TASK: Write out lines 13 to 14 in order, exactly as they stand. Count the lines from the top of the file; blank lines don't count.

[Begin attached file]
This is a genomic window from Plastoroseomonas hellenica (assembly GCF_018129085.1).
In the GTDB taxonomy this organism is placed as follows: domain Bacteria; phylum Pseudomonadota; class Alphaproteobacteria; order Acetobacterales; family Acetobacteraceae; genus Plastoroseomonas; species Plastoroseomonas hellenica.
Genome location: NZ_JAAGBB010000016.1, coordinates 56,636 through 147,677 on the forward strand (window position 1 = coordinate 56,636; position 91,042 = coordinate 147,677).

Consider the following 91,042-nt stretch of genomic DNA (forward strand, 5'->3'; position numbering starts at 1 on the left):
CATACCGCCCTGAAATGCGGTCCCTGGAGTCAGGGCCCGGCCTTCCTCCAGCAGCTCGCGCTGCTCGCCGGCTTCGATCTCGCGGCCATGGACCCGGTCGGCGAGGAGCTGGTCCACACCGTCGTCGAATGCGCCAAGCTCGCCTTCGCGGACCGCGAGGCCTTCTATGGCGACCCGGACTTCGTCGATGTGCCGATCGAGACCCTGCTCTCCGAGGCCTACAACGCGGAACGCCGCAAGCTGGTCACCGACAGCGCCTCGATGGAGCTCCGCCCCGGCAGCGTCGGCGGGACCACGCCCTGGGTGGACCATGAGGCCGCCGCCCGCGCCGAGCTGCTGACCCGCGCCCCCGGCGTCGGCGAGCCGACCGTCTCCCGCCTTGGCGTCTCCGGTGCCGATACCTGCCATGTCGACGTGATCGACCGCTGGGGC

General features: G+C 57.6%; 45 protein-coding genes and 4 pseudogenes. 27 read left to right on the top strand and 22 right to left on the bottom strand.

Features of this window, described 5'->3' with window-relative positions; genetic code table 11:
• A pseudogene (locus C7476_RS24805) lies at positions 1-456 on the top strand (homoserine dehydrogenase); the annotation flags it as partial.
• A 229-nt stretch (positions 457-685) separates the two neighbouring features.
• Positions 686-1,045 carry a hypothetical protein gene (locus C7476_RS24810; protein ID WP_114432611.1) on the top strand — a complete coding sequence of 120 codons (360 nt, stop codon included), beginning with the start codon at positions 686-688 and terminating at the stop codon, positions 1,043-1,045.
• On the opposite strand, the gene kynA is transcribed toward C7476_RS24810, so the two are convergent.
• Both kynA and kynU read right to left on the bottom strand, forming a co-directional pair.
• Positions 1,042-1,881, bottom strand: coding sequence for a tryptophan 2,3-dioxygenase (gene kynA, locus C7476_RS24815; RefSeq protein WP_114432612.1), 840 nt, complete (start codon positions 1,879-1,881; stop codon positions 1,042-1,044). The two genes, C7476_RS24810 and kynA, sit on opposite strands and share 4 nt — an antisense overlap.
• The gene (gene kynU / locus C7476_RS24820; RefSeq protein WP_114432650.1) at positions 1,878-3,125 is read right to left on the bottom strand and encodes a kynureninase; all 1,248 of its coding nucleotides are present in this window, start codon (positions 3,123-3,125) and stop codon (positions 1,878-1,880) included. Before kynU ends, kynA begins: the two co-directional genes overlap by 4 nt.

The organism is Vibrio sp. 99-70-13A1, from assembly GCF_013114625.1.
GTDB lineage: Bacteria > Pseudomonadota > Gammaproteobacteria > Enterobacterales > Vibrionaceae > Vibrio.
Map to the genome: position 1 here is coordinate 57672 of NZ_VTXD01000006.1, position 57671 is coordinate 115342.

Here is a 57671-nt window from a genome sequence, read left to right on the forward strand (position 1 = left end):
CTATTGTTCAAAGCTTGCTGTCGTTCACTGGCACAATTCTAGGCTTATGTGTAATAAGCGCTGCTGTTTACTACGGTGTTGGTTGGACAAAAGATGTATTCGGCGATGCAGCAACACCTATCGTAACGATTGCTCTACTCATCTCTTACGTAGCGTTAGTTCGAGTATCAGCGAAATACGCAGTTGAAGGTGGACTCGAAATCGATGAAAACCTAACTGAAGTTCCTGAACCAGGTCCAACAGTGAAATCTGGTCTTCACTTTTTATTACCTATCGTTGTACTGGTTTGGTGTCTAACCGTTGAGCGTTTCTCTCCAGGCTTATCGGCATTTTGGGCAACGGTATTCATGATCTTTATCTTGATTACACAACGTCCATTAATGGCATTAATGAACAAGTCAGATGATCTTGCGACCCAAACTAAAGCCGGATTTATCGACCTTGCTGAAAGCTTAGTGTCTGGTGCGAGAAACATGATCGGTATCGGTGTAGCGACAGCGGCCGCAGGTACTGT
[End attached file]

• Positions 1,042-1,881, bottom strand: coding sequence for a tryptophan 2,3-dioxygenase (gene kynA, locus C7476_RS24815; RefSeq protein WP_114432612.1), 840 nt, complete (start codon positions 1,879-1,881; stop codon positions 1,042-1,044). The two genes, C7476_RS24810 and kynA, sit on opposite strands and share 4 nt — an antisense overlap.
• The gene (gene kynU / locus C7476_RS24820; RefSeq protein WP_114432650.1) at positions 1,878-3,125 is read right to left on the bottom strand and encodes a kynureninase; all 1,248 of its coding nucleotides are present in this window, start codon (positions 3,123-3,125) and stop codon (positions 1,878-1,880) included. Before kynU ends, kynA begins: the two co-directional genes overlap by 4 nt.